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Like a bolt out of the green a new art form arrives.



In a previous blog I explained how I found a rather attractive glass bowl in the garden looking rather sorry for itself. I rescued it, cleaned it and painted lavender on it as the garden it was found in has lavender round every corner.


This exercise was initially inspired by a need for something new for the October exhibition, as my lack of a studio space had meant that painting had come to a very slow point. The fact that painting on glass uses acrylic paint that dries very quickly compared to oil meant I could have something ready in time to be a centre piece for something new.


As work progressed on it I realised it was very attractive and put a call out for some glass to work on, and received two pieces of glass, both twice the size of the original. I decided to use the green bowl as the piece for live painting during the exhibition. On the opening evening there were two people who wanted to buy the lavender bowl, so one took the bowl and one reserved first refusal of the large clear bowl that I had not as yet started.


Over the course of the exhibition I received a phone call from a lady who also wanted to buy the lavender bowl but was happy to accept something else in glass as a ninetieth birthday present for a friend. What was lovely about this request was that it was the scripture that I had wound round the bowl that she was drawn to. She said she was a Christian and her friend was a Christian and she loved the beauty of the artwork and the words on the bowl. And so I had to dig out an old vase from my cupboard, as it was all I had and start working on the birthday present.


Subsequently, I received an intriguing message through my web site; 'I noticed on your leaflet a photo of you painting a rather handsome bowl, is this something you would sell?' Now I have to admit, at this point I was puzzled. If she had the leaflet, she must have been to the gallery, and therefor seen the glass was not only for sale but sold. I answered saying yes and that I was working on more pieces one of which had a first refusal on it the next which was the one I was working on in the gallery. I would let her see them as soon as they were finished. She was very happy with this. As you might imagine this all encouraged me greatly.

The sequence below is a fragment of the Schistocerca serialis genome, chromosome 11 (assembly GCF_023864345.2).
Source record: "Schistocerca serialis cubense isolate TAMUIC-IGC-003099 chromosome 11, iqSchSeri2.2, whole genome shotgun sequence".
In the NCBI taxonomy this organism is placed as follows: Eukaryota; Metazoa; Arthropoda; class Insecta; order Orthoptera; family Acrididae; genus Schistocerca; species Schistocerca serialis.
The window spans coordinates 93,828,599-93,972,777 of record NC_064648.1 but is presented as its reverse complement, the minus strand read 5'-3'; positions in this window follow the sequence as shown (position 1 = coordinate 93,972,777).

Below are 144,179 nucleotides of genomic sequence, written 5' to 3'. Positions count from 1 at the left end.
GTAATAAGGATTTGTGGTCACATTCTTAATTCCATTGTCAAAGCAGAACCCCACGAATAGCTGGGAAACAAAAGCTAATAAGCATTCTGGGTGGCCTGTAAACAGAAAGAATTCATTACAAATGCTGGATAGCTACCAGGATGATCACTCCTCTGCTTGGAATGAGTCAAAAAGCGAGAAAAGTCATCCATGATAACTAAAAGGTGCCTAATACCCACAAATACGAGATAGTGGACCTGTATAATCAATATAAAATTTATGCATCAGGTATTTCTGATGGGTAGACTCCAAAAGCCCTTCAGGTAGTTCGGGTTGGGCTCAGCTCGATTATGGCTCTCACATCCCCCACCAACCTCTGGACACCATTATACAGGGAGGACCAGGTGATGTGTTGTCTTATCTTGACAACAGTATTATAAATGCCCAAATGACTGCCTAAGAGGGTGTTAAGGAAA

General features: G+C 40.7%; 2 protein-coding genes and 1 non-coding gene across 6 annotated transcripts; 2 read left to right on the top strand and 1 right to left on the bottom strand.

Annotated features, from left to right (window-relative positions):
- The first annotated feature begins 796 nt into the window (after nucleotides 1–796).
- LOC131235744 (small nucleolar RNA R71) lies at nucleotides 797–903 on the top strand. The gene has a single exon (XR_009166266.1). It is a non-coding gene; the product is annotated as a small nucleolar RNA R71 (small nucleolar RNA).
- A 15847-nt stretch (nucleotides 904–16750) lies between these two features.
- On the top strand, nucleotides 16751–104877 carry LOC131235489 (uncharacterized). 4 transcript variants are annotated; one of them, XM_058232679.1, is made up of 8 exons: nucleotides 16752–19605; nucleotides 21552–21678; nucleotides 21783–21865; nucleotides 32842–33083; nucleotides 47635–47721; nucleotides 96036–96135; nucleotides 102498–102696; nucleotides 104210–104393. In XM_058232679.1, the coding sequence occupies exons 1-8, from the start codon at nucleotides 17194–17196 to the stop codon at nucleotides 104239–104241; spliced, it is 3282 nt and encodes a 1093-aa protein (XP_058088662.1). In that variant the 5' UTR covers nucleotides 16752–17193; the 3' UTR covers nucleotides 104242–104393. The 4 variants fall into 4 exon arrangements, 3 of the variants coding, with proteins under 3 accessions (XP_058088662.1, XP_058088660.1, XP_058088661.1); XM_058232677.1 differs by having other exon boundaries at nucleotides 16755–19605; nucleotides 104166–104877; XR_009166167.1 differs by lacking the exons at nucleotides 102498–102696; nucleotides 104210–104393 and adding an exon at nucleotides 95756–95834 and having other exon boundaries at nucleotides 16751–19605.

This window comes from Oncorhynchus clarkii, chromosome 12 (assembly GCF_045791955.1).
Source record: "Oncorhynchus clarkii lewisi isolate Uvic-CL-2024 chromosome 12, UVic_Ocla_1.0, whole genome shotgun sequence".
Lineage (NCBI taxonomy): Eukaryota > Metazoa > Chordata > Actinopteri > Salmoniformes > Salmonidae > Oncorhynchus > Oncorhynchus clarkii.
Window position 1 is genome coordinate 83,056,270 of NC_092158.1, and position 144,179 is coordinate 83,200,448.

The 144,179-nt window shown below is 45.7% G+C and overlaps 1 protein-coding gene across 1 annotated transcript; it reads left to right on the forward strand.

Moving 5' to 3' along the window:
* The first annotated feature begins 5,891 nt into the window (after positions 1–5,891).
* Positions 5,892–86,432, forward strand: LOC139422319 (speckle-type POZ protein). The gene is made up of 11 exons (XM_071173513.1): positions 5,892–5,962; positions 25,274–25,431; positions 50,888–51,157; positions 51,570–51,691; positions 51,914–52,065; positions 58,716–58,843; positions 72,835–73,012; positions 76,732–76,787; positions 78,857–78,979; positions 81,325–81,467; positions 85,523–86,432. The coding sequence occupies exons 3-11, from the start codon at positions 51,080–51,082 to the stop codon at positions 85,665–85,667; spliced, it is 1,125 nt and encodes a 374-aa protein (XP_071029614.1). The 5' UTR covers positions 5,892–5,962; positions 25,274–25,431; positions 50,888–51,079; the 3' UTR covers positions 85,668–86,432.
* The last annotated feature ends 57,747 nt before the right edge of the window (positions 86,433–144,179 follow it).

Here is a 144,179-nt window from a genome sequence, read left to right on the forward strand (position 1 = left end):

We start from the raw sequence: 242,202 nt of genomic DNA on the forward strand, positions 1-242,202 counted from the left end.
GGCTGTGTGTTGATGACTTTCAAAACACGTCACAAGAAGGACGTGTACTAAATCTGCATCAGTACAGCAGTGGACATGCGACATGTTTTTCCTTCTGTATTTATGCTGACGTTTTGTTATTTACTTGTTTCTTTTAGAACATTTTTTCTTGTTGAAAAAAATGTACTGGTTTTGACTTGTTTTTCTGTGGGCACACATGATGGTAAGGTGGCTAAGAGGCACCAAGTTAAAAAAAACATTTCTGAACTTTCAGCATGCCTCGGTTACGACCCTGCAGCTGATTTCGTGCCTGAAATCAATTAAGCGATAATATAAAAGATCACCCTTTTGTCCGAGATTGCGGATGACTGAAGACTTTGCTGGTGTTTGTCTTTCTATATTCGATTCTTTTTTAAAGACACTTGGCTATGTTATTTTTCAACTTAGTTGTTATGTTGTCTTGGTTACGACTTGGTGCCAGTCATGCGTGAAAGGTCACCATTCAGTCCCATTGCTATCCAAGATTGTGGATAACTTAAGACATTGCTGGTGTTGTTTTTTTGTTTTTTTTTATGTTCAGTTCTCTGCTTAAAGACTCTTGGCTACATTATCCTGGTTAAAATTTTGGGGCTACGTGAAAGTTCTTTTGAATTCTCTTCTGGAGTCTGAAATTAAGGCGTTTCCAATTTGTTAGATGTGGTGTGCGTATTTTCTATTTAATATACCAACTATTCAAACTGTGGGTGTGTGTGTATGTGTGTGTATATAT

Finally on the very last day of the exhibition, a couple walked in while I was showing a friend around. The Lady stepped forward and asked 'are you Tonya?' I said yes, she proceeded to introduce herself as the lady from the email. I made my apologies to my friend and moved to talk to her and her husband, who looked rather perplexed. He looked between us and asked 'was this arranged' I said no not at all. His wife proceeded to look at the glass and loved the green bottle. He continued to look a little confused, then I recognised him from an earlier day in the gallery, he had taken a leaflet away with him and it was from that leaflet, unbeknown to him, that his wife had inquired about glass. As we sat discussing the green jar he again looked at us both and said 'so we are doing this then?'. Indeed it seemed we were, they put their name on the glass before it was finished.


Now it is finished, I think it is stunning (which is something for me to say, I don't often like my work there is usually something I find just a bit out, but this is different. The vintage glass does not need to look like anything, it just has to be what it is. I have allowed myself the luxury of using text along with design and the finished product is very different to anything else I do, and is quiet different to much of the painted glass I see online or in craft fairs.


This piece is finished but the there are two more to get done the vase for the eightieth birthday and the large bowl for the lady who has a first refusal on it. I have no intention of painting small vases on an almost conveyer belt system, but as long as people like the idea of completely original pieces that I can not even take prints from, then I will continue to create decorative vintage glass, that will provide feature pieces that are totally one off original art work hand painted on vintage glass.



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